"With pressure coming from consumers, government and public health organizations to improve the nutritional value of foods, we believe there are opportunities for growth around whole wheat," said Megan Speas, director of marketing at Horizon Milling. "By understanding why consumers like, and dislike, whole wheat bread, we can help our customers optimize how they develop and innovate using various whole wheat flours."
The study was multifaceted. The first step was to survey 1,400 consumers about their attitudes and behaviors around pre-sliced packaged breads. From this nationally representative sample, 360 adults and 170 K-12 children were selected to participate in a consumer taste test. During the test, each tasted 25 different whole wheat breads. The consumers scored them all on a variety of metrics – for example, overall liking, texture, appearance and purchase intent. Some breads were very well liked, others less so.
In order to analyze the commonalities between breads that were liked or disliked by various consumer segments, a trained panel at North Carolina State University developed and used five quantitative sensory attribute scales: taste, flavor, texture, appearance and aroma. These scales enabled Horizon Milling to characterize, or finger print, the bread which provided insights into how various whole wheat flours contribute to whole wheat bread's sensory characteristics.
Overall, results from the study provided an understanding of what drives liking and disliking of whole wheat breads that can be used to drive improvements and innovations in the whole wheat marketplace.
Specific findings from the study include:
Consumers fell into unique segments defined by their demographics (e.g., age, income), behaviors (e.g., brand loyalty), and attitudes (e.g., how they feel about certain attributes) in relation to bread. "Perhaps the greatest divide occurred between adults and children. We saw that kids and adults have very different opinions about what makes a great whole wheat bread. Characteristics that drove liking for adults often drove disliking for children," said Elizabeth Uriyo, Horizon Milling's vice president of R&D.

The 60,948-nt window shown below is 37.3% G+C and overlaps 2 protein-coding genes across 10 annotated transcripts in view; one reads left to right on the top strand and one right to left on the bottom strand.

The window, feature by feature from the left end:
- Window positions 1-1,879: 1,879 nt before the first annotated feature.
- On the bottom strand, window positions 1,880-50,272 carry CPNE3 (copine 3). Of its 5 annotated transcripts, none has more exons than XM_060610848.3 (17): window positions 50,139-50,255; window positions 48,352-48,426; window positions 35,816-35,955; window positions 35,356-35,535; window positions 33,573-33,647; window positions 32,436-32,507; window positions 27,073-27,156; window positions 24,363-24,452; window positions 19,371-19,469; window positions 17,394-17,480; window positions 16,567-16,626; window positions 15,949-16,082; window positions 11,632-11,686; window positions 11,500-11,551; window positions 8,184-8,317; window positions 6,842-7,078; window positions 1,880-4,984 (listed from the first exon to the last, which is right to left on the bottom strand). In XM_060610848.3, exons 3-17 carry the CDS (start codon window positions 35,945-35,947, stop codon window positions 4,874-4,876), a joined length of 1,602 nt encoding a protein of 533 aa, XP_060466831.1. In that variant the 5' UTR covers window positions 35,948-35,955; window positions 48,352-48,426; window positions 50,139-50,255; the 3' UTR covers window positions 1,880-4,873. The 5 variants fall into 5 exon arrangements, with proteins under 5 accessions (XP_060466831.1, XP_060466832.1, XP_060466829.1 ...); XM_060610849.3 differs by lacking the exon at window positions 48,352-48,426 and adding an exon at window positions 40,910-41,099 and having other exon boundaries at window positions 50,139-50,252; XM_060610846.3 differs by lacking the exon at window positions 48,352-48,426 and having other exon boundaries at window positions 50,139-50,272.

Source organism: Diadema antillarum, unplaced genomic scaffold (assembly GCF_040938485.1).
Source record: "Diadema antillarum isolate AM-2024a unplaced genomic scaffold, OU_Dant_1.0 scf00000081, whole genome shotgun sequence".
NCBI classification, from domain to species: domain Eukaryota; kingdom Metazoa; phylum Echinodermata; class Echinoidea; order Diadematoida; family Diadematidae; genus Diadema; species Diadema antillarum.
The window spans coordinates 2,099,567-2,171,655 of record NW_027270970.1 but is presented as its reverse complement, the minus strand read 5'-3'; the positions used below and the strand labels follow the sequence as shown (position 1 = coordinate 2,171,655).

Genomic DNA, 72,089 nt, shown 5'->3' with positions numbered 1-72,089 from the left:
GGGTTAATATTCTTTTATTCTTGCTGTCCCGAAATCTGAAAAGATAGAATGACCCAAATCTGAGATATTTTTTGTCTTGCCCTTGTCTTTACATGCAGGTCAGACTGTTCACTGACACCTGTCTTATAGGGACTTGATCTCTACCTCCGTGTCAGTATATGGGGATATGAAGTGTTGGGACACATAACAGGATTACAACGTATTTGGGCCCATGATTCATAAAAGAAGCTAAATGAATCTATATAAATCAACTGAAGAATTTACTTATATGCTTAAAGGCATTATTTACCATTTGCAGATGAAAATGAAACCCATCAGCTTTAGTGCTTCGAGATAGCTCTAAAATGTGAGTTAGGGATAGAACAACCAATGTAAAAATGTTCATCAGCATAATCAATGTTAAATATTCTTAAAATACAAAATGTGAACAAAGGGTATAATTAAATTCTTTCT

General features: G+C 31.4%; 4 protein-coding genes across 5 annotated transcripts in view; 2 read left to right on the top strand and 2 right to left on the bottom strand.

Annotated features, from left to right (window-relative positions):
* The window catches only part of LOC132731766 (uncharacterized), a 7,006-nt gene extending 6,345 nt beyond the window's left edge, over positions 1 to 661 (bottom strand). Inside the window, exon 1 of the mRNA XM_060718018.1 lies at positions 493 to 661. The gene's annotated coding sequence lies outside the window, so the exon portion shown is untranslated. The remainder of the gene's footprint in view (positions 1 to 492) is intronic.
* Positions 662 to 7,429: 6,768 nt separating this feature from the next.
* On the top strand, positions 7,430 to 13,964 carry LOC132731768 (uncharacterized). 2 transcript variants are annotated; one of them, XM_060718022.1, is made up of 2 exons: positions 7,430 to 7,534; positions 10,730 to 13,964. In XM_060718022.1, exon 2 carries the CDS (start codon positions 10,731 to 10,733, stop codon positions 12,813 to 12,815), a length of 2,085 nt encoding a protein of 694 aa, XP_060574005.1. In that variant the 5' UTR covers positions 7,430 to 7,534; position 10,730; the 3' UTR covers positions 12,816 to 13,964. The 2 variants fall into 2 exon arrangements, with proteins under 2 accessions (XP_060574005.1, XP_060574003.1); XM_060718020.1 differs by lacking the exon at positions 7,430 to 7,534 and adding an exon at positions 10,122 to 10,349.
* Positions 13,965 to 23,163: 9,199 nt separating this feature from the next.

Winning whole wheat flours surfaced.
During the sensory component of the study, findings emerged around the impact whole wheat flours have on finished breads. "We learned that particle size doesn't have an impact on the liking of finished breads, for example. In other words, a finer particle size didn't correlate to higher overall liking scores," said Uriyo.
Characteristics of bread that drive consumer liking (and disliking).
While the characteristics that drive liking and disliking can vary greatly among segments, a few universal truths surfaced. On the taste scale, when bitterness is reduced liking is increased. Further, when sweetness and umami notes increase, liking is again increased.
New product opportunities.
The study illuminated white space in the marketplace, where optimal combinations of whole wheat sensory characteristics can maximize liking for particular consumer segments. An online market simulator tool has been developed as one output of the research. It acts as a modeling tool that can be used to predict the impact certain changes to bread will have on liking. For example, the market simulator could predict the impact the addition of flakes to the topping would have on liking. Additionally, we can model the potential effect that certain attributes have on the price a consumer is willing to pay for bread.
Historically, about 80% of new grocery products fail and Uriyo hopes this research will help close that gap for bakers that produce whole wheat products: "Now that we have started to pinpoint the drivers of liking in whole wheat bread, we believe these insights can help our customers develop whole wheat products with the sensory characteristics that delight consumer's palettes."